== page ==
I Don’t Want Perfect Kids


I Don’t Want Perfect Kids As I was sitting down to write this, I heard a crash come from the garage. For a moment, I sighed heavily, squinted my eyes shut, and determined not to check on that sound. When I heard my six-year-old wailing, though, I begrudgingly closed my laptop and headed for the door. 

My husband had agreed to take the kids out to dinner so I could write, and as he backed the van out of the driveway, he told my son to put up a soccer ball that was in the yard. Instead of placing it gently in the basket where it belongs, he kicked it toward the wall and knocked down a glass jar. Crash! That was it. Some broken glass, a few nuts and bolts knocked from the shelf, but no one was hurt. My kindergartener was only crying because he thought he would be in trouble for making a mistake.

I never meant to teach my kids perfection.

If you go by just the words that I say, very often you would find that I tell them they don’t have to be perfect, it’s okay to make mistakes, accidents happen. But unfortunately my actions sometimes tell a different story. 

Sometimes they drop a gallon of milk on the floor, and I start screaming at them to quit standing there and grab some towels.
Sometimes they break a toy and I lecture them about being responsible with our things.
Sometimes they get a bad grade and I bemoan their poor study skills.
Sometimes my actions say I expect them to think like adults when their brains are still just kids.

Obviously, I’m not perfect either. Sometimes I drop things and make a mess. Sometimes I break things, forget things, fail at things, because that is simply what humans do. Of course I want my kids to be careful, responsible, and conscientious, but is any of that more important than them knowing they are loved unconditionally? Is anything really more important than this?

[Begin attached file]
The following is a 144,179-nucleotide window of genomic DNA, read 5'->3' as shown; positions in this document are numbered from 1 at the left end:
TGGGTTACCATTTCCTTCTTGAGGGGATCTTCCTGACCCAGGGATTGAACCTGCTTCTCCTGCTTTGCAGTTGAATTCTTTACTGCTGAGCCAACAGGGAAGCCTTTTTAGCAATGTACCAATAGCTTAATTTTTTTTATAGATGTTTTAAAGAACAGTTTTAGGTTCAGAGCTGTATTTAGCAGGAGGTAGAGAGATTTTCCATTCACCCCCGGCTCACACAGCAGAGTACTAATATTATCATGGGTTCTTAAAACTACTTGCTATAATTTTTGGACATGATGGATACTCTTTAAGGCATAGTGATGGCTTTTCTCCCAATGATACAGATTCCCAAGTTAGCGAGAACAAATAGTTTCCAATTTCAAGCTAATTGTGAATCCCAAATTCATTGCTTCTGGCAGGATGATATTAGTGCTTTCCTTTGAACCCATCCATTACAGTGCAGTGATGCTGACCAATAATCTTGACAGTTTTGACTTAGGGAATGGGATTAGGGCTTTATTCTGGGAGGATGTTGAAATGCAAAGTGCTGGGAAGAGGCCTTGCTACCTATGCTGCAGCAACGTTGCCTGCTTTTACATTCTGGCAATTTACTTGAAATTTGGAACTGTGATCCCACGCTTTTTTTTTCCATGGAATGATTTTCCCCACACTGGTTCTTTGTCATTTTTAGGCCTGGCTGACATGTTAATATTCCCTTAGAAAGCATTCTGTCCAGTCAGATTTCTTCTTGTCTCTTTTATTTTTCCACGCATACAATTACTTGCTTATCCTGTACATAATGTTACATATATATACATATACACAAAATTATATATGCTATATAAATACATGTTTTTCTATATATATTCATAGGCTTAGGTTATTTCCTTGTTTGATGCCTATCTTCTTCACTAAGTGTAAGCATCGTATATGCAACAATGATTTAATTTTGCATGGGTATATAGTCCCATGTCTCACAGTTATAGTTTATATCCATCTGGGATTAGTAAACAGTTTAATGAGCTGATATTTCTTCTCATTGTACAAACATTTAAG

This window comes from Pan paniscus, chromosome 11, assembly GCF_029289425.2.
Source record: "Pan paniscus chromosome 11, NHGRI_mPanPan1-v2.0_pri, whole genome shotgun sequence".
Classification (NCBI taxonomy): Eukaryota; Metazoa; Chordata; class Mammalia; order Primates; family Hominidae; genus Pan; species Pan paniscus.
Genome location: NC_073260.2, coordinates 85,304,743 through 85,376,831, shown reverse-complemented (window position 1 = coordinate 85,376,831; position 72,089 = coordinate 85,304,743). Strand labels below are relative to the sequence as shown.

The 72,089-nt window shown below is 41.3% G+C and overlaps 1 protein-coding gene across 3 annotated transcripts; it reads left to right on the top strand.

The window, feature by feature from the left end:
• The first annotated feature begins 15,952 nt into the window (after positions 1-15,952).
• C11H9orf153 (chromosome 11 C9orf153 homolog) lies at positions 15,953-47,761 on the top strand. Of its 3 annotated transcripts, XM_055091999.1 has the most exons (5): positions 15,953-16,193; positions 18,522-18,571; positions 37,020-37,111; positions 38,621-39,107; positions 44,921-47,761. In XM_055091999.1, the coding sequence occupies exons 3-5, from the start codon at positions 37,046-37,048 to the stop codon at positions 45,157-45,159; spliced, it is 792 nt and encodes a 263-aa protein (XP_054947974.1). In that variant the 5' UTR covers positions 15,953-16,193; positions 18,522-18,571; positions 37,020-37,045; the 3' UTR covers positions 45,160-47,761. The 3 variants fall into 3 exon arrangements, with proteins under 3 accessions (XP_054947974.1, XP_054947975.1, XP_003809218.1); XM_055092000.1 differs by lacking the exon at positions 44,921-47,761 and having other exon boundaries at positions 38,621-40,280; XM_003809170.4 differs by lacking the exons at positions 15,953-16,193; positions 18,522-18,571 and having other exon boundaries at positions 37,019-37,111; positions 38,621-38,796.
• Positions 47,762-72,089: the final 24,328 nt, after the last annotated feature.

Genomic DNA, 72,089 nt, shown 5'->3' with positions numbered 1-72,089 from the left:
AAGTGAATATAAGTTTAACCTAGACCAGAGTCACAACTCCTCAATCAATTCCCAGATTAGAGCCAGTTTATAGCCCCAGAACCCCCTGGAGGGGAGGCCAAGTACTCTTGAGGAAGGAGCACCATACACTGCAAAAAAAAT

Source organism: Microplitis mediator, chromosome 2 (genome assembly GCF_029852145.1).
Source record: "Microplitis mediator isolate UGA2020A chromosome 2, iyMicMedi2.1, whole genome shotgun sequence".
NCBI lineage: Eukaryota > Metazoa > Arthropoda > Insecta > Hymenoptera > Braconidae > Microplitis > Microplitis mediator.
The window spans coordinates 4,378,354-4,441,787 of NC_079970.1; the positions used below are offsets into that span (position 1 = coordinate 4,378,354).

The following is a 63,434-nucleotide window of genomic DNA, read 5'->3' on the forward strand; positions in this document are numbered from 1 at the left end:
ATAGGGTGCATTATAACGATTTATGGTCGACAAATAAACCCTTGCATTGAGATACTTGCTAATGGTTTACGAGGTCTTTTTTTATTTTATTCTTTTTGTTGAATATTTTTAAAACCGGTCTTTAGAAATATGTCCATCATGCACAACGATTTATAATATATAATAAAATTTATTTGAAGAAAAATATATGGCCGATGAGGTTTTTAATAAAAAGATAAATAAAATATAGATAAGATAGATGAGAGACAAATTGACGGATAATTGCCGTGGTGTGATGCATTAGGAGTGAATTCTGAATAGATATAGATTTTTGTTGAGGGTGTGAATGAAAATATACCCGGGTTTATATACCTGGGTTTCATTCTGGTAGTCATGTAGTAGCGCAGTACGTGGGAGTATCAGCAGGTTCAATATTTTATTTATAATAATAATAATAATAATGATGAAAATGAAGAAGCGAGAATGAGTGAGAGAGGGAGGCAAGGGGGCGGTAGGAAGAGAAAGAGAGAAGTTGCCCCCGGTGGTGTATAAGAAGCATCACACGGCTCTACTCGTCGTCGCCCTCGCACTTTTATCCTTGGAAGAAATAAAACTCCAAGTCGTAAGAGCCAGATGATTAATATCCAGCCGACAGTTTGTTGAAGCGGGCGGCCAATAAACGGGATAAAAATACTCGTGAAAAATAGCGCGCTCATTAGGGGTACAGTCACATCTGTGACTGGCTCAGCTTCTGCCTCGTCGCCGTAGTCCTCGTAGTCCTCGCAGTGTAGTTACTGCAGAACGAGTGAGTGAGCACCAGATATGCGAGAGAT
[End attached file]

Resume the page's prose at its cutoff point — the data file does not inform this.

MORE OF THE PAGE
There are thousands of things I want my kids to learn while they are in my home and under my wing, so many things that it’s almost guaranteed I will never get around to teaching them everything. Rather than frustrating myself with the lessons I may not be able to teach and frustrating them with the lessons they may not be able to learn, I can instead focus on giving them a solid foundation of love on which to build their lives as they grow.

On TikTok, Abraham Piper encourages parents not to get so caught up in preparing our kids for the future that we don’t invest in the present. “Don’t worry about giving your kids a good future,” he says, “give them a good past. A huge part of who we feel we are as individuals is our memories — our history — and our kids are becoming themselves every day in this respect, and we’re in charge of it… We do get to determine one very important aspect of our children’s adult lives: the childhood they bring into it.”

@abrahampiper All the sudden being a good parent feels possible… #parenting #dadsoftiktok #parentsoftiktok #parentingadvice #parentingtips #alisongopnik #babies #kids #childhood #earlychildhood #psychology♬ original sound – Abraham Piper

I don’t want perfect kids, and I really don’t want to control every aspect of their lives. (Honestly I struggle plenty managing my own life!) I want them to know they are loved, secure, safe, and cared for. And that doesn’t happen by simply telling them they’re okay. I’m working on taming my knee-jerk reactions to give them connection instead of perfection.

True, my son shouldn’t have kicked the soccer ball in the garage, but he’s six, of course he would want to kick it. My husband and I reminded him that the ball basket is over there, so next time he can put it away like he was asked, but at the end of the day, it’s just a broken jar. I’m glad he was far enough away that he wasn’t hurt by broken glass. The ball made it back into the basket. We swept up the mess in a matter of seconds. Why should he fear making mistakes?

He shouldn’t. And that’s my mistake.

I’m not a perfect parent, and I don’t want perfect kids. But I do want them to know perfect love.


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